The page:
‘Fringe’ 3.02 Recap: Silent But Deadly

In last week’s recap of the season premiere, I said that I hoped that ‘Fringe’ would drag out the alternate universes storyline for a while and not just fall back to case-of-the-week plots too quickly. With the season’s second episode, it appears that the show is trying to have it both ways.

What does that mean, exactly? ‘The Box’ takes place entirely in our regular world, without any trips to the alternate universe where Olivia is trapped. Instead, her alternate twin Fauxlivia has taken her place here and integrated into her life. A big part of that, of course, means doing her job and investigating cases with the Fringe Division. So the episode is sort of a standard case-of-the-week, but one where the main heroine has been swapped out for an evil doppelganger. That puts an interesting spin on the formula, at the very least.

The case in question is about… well… a box. Three thieves have broken into a house, tied up the owners, and dug a big hole in the basement. They’ve been hired to retrieve a box buried there, which they were told absolutely not to open. Of course, curiosity gets the best of them. When they do open it, two of the thieves and the family upstairs go completely catatonic and eventually just die, sitting or even standing wherever they were. For some reason, the third thief is unaffected. He closes and grabs the box, then high-tails it out of there.

It turns out that the thieves were hired by Newton, the devious agent from the other side who the Fringe team has been chasing since last season. He’s now working with (or rather, working for, as she makes perfectly clear to him) Fauxlivia, coaching her on her cover story. The thieves were fully expected to open the box and die on the spot. What he didn’t expect, and doesn’t understand, is how one got away.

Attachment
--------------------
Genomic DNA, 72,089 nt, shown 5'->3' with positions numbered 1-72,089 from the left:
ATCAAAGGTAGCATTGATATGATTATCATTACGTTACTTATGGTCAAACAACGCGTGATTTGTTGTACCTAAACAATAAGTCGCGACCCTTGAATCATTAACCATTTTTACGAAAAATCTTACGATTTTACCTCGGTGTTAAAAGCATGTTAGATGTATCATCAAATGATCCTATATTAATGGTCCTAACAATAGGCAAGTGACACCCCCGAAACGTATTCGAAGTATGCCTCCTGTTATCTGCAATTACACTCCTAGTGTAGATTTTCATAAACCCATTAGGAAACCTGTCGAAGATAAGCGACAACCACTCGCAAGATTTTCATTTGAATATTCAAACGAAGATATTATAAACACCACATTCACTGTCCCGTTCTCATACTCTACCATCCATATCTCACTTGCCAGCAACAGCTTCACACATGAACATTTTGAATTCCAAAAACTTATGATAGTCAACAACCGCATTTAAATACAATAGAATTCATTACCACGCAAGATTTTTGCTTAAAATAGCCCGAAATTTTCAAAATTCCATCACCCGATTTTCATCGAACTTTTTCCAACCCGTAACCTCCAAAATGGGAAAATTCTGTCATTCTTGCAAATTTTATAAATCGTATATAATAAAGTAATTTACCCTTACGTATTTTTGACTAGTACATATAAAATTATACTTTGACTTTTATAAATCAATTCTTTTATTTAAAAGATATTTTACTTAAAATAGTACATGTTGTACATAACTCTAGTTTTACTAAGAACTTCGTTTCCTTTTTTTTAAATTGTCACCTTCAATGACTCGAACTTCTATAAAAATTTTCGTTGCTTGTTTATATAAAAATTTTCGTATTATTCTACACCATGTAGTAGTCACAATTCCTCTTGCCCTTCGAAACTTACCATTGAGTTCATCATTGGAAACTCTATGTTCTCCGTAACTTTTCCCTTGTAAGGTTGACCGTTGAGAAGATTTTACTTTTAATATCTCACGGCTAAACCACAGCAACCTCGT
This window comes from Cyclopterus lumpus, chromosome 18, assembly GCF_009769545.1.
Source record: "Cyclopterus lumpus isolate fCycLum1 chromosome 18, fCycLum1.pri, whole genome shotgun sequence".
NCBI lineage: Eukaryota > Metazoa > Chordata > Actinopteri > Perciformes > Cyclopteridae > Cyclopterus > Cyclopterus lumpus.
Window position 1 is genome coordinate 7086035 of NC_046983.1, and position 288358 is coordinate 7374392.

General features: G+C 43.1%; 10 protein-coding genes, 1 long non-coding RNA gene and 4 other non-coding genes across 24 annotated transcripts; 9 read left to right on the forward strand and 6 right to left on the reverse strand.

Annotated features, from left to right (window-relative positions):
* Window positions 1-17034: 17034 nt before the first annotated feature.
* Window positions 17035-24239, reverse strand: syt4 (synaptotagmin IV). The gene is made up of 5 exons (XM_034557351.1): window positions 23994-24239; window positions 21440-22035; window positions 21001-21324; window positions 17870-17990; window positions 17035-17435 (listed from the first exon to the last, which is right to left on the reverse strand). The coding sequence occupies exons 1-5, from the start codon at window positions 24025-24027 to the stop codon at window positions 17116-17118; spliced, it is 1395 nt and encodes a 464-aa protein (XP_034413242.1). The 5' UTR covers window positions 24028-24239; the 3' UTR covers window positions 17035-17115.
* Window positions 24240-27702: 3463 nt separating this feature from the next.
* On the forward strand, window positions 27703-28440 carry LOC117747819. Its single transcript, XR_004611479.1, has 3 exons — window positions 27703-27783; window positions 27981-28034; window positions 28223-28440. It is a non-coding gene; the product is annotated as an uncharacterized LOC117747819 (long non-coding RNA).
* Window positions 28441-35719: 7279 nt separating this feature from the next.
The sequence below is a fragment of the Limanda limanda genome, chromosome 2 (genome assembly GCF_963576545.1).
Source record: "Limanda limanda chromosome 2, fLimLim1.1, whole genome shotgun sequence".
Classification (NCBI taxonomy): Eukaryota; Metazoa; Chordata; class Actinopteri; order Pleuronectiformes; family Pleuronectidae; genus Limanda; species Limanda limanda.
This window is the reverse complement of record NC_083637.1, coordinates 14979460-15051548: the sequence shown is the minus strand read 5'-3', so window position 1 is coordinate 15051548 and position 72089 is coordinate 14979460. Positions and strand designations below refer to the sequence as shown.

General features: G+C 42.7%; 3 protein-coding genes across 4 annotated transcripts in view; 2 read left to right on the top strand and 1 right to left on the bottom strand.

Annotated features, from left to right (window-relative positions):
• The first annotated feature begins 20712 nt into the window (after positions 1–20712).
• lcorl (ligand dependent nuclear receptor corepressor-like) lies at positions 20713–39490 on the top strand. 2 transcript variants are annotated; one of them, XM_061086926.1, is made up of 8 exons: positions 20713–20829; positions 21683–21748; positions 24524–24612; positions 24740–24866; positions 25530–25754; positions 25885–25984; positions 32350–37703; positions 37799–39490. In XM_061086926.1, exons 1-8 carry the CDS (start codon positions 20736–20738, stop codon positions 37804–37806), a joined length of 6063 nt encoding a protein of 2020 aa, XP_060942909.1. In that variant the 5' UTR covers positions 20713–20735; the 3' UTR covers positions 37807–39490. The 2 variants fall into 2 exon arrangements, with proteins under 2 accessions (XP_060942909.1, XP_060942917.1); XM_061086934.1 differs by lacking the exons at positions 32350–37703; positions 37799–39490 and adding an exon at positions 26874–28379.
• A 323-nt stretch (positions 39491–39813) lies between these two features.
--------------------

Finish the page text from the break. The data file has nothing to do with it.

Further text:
One thing leads to another, and Walter figures out that the box is an ultrasonic weapon of some sort. It kills people by scrambling their brains with high pitched (so high pitched they’re above the audible frequency range) sound waves. The third thief wasn’t affected because he’s deaf.

That thief has no idea what to do with the damn box, and decides that the best course of action is just to turn it over to the FBI. Of course, he doesn’t want to go to prison, so he follows Fauxlivia home and tries to give it to her in person. Bad idea.

Now, throughout the episode, Fauxlivia has been acting pretty much just like normal Olivia. And I don’t just mean “acting” acting. She doesn’t necessarily seem evil. In fact, we’re left with the question of whether she actually shares Olivia’s basic personality and moral code, but has just been mislead into believing that our universe is evil. Perhaps, when she sees things and gets to know people, she’ll realize that she’s been duped and help Walter and Peter set things right.

But then she shoots the thief dead in her apartment and stuffs his body in the bathroom. So much for that. Peter just happens to come over a few moments later, and there’s a bit of comic fumbling as Fauxlivia puts the moves on him big time to distract him from the puddle of blood slowly seeping out from under her bathroom door. They’re interrupted shortly afterwards by a call from work and both have to run out.